Fashionable, but unable to tell fact from fiction (testing4l) wrote,
Fashionable, but unable to tell fact from fiction
testing4l

For a while, I was involved with ucscb and yam forum. Some of you (I'm looking at you boymaenad) are familiar with it. Most of you aren't. In any case, after a while, I tired of kicking aging dogmatic geeks about.

Then the election happened and the overly whiney liberals started making rather undemocratic statements. spcecdt (who still reads forum) mentioned this to me. We came up with a brilliant idea, so I put it into play.

I ended up in a number of flame wars where I suggested that low speed limits and speed bumps suck. Immediately, all sorts of people (who've never met me, let alone been in my car) start calling me a horrible and irresponsible driver. Lots of fun was had.

Measure J was on the ballot this last election (and annoyingly voted down). It was to widen highway 1 with a carpool lane. The parallel between people talking about moving to Canada because Bush won and measure J was swift.

I went (possibly far too) overboard to make the point. I modelled it on a fellow by the name of rstevew who is frequently irrational, but fun to read because of it.


Do a search for "little punk the spammer" to see the post. The rest of it is mildly amusing because watching hope get crushed often is.

And just because I should really make a rational coherent point in this showcasing of my ability to emulate a complete and utter asshole, I'll mention that there's two things that people forget about democracy:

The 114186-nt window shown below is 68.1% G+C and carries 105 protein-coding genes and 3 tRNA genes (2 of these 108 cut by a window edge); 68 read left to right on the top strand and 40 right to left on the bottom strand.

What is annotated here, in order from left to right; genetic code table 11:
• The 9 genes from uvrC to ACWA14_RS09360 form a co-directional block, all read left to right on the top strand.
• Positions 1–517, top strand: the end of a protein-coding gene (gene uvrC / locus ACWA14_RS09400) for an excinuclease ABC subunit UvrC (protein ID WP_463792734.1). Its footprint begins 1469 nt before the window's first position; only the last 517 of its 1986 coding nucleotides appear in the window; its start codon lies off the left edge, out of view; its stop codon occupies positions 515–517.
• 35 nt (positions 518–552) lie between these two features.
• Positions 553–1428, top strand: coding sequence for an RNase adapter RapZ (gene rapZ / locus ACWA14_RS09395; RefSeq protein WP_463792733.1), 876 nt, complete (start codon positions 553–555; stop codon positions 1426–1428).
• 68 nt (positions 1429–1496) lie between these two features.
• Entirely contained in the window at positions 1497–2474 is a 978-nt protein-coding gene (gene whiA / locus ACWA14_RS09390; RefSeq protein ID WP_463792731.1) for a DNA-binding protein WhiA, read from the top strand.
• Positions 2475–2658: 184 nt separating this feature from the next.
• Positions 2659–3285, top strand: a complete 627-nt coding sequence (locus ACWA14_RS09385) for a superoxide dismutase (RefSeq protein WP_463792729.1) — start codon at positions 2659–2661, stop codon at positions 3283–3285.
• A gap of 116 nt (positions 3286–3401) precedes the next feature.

1) Your vote doesn't count more than anyone else's. Just because your candidate/measure didn't win doesn't mean the system doesn't work. It means that more people disagree with you than agree with you. Deal with it. It's a cold, hard fact of life that you'll find out about when you move out of your parents' basement, get a job, and listen to real music instead of that emo crap.


2) Democracy oughtn't be "majority rules". If your candidate finds that more people express their agreement with him than express their disagreement with him, it doesn't mean you suddenly have the right to ride roughshod over the rest of the world. Democracy was meant to be a system of compromise, not mobocracy.

I find it very telling about the way we look at democracy that the last person who became famous for a compromise was Henry Clay 150 years ago.
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